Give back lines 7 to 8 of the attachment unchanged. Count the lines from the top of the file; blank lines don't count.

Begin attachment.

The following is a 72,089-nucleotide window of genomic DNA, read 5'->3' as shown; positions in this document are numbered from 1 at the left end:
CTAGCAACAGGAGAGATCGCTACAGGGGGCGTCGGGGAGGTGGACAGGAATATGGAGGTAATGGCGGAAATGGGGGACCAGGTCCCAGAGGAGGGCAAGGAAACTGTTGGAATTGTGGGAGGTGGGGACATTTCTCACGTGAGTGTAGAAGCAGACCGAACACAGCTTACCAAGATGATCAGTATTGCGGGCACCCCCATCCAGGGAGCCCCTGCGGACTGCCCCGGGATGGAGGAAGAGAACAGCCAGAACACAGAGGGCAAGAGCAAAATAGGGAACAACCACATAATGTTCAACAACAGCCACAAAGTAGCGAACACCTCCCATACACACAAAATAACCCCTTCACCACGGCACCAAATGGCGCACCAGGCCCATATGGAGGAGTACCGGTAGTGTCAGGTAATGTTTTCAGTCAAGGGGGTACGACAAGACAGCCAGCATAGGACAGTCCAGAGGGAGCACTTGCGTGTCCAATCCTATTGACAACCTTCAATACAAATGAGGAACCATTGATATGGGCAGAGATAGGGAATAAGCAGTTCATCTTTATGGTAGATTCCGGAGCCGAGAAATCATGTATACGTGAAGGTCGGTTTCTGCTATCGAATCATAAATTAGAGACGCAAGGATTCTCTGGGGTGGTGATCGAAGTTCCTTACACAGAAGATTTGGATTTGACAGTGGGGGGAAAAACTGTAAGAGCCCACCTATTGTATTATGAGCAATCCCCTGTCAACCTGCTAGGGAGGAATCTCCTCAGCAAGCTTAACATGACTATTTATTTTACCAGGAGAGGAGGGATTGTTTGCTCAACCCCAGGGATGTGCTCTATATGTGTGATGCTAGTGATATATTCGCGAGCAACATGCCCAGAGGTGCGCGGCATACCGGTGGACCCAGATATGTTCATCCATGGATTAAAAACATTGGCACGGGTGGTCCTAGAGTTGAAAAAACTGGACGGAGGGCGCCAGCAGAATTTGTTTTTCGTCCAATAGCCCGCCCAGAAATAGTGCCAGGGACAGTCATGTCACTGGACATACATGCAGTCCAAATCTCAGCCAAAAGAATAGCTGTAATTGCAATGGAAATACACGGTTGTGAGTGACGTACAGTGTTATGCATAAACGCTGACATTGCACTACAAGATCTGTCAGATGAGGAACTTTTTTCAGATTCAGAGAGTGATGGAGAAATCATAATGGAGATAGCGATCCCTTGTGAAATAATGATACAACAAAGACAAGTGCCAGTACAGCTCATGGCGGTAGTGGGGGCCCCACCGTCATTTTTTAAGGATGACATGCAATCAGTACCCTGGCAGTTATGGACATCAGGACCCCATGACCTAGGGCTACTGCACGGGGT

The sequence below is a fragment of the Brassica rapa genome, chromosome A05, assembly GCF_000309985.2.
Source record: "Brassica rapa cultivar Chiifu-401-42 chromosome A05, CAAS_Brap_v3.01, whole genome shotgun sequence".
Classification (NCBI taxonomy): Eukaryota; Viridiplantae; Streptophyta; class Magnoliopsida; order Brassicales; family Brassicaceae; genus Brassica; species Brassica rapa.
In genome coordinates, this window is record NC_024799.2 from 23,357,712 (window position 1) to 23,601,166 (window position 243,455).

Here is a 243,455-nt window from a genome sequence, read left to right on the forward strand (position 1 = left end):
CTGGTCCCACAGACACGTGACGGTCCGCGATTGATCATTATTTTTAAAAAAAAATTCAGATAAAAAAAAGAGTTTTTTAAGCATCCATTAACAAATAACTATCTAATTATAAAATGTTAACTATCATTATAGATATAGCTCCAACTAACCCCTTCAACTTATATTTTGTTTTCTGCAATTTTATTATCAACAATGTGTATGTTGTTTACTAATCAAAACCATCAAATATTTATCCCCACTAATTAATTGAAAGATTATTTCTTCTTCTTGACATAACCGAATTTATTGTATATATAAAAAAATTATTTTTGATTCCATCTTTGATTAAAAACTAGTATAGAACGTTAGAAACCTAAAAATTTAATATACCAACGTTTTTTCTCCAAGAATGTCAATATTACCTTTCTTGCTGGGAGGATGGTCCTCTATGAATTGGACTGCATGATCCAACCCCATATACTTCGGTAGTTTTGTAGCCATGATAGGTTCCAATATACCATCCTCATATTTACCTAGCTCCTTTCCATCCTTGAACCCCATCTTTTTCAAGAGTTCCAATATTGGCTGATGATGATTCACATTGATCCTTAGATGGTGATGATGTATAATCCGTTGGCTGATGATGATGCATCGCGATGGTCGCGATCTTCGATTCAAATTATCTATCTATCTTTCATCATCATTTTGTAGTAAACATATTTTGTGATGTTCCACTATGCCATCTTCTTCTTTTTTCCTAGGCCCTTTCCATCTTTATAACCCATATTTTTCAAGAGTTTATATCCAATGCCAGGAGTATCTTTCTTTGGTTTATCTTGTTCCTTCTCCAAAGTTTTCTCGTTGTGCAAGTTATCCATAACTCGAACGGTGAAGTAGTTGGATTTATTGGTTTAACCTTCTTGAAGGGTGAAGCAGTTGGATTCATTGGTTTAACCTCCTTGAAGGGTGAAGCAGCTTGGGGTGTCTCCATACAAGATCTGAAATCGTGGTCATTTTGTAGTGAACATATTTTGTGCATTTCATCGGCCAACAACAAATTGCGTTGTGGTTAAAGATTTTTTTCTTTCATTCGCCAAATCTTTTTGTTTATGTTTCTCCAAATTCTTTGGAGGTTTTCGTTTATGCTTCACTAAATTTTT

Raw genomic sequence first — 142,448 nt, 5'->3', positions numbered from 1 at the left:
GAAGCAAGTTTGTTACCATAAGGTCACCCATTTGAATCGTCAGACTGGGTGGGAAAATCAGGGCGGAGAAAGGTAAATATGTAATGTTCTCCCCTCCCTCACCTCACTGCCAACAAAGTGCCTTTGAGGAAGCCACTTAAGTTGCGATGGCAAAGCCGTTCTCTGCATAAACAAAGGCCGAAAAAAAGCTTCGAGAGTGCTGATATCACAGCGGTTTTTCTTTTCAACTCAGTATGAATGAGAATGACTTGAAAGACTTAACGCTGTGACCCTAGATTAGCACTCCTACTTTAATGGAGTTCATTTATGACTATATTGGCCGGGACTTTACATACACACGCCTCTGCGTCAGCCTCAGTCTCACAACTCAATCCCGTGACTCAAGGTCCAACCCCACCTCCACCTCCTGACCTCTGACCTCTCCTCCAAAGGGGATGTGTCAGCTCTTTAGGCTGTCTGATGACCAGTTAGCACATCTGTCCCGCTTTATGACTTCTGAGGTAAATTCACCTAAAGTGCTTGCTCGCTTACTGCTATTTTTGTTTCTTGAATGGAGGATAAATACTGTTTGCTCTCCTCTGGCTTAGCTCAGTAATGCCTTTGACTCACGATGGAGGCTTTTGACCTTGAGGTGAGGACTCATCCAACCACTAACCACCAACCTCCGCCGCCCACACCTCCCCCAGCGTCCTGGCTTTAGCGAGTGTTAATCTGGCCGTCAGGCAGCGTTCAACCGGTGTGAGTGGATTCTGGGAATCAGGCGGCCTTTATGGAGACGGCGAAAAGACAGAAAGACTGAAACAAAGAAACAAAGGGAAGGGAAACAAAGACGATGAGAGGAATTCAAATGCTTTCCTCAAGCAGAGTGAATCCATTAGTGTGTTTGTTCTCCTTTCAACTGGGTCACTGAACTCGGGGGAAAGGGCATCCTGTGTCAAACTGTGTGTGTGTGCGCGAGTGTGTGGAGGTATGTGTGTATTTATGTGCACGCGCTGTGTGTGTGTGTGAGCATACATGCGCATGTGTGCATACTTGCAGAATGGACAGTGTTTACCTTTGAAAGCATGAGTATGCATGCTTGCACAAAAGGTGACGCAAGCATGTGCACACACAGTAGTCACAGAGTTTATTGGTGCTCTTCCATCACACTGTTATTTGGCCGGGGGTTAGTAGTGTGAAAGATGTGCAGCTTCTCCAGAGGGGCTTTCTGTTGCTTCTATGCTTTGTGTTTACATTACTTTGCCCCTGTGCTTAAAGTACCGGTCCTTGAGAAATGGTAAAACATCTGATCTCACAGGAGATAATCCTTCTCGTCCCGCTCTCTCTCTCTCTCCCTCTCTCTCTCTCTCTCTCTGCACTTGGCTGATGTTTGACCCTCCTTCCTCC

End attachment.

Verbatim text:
Here is a 243,455-nt window from a genome sequence, read left to right on the forward strand (position 1 = left end):
CTGGTCCCACAGACACGTGACGGTCCGCGATTGATCATTATTTTTAAAAAAAAATTCAGATAAAAAAAAGAGTTTTTTAAGCATCCATTAACAAATAACTATCTAATTATAAAATGTTAACTATCATTATAGATATAGCTCCAACTAACCCCTTCAACTTATATTTTGTTTTCTGCAATTTTATTATCAACAATGTGTATGTTGTTTACTAATCAAAACCATCAAATATTTATCCCCACTAATTAATTGAAAGATTATTTCTTCTTCTTGACATAACCGAATTTATTGTATATATAAAAAAATTATTTTTGATTCCATCTTTGATTAAAAACTAGTATAGAACGTTAGAAACCTAAAAATTTAATATACCAACGTTTTTTCTCCAAGAATGTCAATATTACCTTTCTTGCTGGGAGGATGGTCCTCTATGAATTGGACTGCATGATCCAACCCCATATACTTCGGTAGTTTTGTAGCCATGATAGGTTCCAATATACCATCCTCATATTTACCTAGCTCCTTTCCATCCTTGAACCCCATCTTTTTCAAGAGTTCCAATATTGGCTGATGATGATTCACATTGATCCTTAGATGGTGATGATGTATAATCCGTTGGCTGATGATGATGCATCGCGATGGTCGCGATCTTCGATTCAAATTATCTATCTATCTTTCATCATCATTTTGTAGTAAACATATTTTGTGATGTTCCACTATGCCATCTTCTTCTTTTTTCCTAGGCCCTTTCCATCTTTATAACCCATATTTTTCAAGAGTTTATATCCAATGCCAGGAGTATCTTTCTTTGGTTTATCTTGTTCCTTCTCCAAAGTTTTCTCGTTGTGCAAGTTATCCATAACTCGAACGGTGAAGTAGTTGGATTTATTGGTTTAACCTTCTTGAAGGGTGAAGCAGTTGGATTCATTGGTTTAACCTCCTTGAAGGGTGAAGCAGCTTGGGGTGTCTCCATACAAGATCTGAAATCGTGGTCATTTTGTAGTGAACATATTTTGTGCATTTCATCGGCCAACAACAAATTGCGTTGTGGTTAAAGATTTTTTTCTTTCATTCGCCAAATCTTTTTGTTTATGTTTCTCCAAATTCTTTGGAGGTTTTCGTTTATGCTTCACTAAATTTTT